A majority of Americans take dietary supplements — 75 percent of adults, according to 2022 survey data from the Council for Responsible Nutrition — which means plenty of us know the struggle of actually swallowing them.
When your supplement pill is a bit too big, cutting the tablets in half (or even crushing them) might seem like the simplest solution. But will the supplements still be effective? Well, the short answer is it depends on the supplement.
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Which Supplements Are Safe to Cut?
Generally speaking, supplements in tablet form may be cut in half without lessening their nutritional value, says Brittany Michels, RDN, LDN, a registered dietitian nutritionist with The Vitamin Shoppe.
Some supplements in capsule form may even be opened, she says, but it's best to ask your doctor or pharmacist first to be sure. “In fact, many clients who find difficulty swallowing pills will do this,” Michels says.
Supplements You Shouldn't Cut
There are two types of supplements that should not be sized down. So put down the knife if the type of vitamin or mineral you're taking is a time-released formula or those with an enteric coating, like probiotic supplements.
1. Time-Release Supplements
Also referred to as extended-release, slow-release, delayed-release and sustained-release, these products are designed to slowly release vitamins or minerals throughout the body over a specific length of time.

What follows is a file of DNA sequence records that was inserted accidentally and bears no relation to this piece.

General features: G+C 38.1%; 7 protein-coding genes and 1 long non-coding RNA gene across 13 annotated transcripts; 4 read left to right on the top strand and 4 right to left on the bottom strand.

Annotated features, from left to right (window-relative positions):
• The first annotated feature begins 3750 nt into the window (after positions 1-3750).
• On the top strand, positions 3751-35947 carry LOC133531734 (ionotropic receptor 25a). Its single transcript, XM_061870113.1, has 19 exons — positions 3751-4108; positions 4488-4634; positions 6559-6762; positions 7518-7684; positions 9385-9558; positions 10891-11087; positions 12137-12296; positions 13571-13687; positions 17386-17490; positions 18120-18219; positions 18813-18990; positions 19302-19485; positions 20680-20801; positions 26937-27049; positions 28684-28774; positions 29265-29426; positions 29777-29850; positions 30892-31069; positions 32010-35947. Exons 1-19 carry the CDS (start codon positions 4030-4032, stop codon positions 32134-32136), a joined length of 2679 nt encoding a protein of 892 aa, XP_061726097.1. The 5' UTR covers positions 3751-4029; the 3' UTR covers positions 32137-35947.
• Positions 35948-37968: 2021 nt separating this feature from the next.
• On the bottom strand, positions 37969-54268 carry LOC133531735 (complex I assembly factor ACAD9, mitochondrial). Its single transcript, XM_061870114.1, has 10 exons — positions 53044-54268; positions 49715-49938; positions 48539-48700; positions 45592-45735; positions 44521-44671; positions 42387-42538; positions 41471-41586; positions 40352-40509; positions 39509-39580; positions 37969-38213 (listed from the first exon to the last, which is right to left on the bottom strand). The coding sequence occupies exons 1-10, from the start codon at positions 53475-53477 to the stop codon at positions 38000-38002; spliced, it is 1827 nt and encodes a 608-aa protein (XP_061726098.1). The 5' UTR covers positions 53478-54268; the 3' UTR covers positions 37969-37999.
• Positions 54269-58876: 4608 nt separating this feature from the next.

"For example, a popular time-release supplement is melatonin," Michels says. "Those taking higher doses without success may try an extended-release option to slow absorption of this neurotransmitter and achieve optimal sleep levels."
A time-released supplement often needs to stay intact in order for the desired purpose to be successful, she states. "The outermost layer is designed to break down slower and/or to withstand stomach acid more so than other supplements."
2. Supplements With Enteric Coating
Other supplements that should be swallowed whole are capsules made with an enteric coating.
A tablet that is formulated with this substance helps prevent the supplement (or medicine) from being released until it reaches the small intestine, according to the National Institutes of Health (NIH).
Michels explains probiotics (a variety of live microorganisms — mostly good bacteria — that help the body either digest food, destroy harmful cells or produce vitamins) are likely to fall under this category.
"Many probiotics cannot survive the stomach acid and are lost by the time they make it to the intestinal tract," she says. "So the enteric coating ensures they make it."
Some common medications with enteric coatings include aspirin, diclofenac, naproxen and omeprazole, per an older but frequently cited November-December 2012 report in the Journal of Pharmacy.
As long as a vitamin or mineral supplement does not offer a time-release function and is not made with an enteric coating, it may be OK to crush, cut in half or open, Michels says, but it's always best to check with a professional first.
If you still have trouble swallowing tablets of any size, try coating your throat with water first, per the University of Rochester Medical Center. Begin by taking a sip of H2O, then place the pill on the back of your tongue. Drink more water — up to 8 ounces — and keep swallowing.
Another option: Skip the tablets and capsules altogether. Most supplements on the market today offer powder, liquid and chewable forms, Michels adds.
- The Council for Responsible Nutrition: "CRN Reveals Survey Data from 2022 Consumer Survey on Dietary Supplements"
- The Vitamin Shoppe
- NIH: "Probiotics: What You Need to Know"
- NIH: "Enteric-Coated (EC)"
- University of Rochster Medical Center: "Pills: Make Them Go Down Easy"
- Journal of Pharmacy: "A review on recent advances of enteric coating"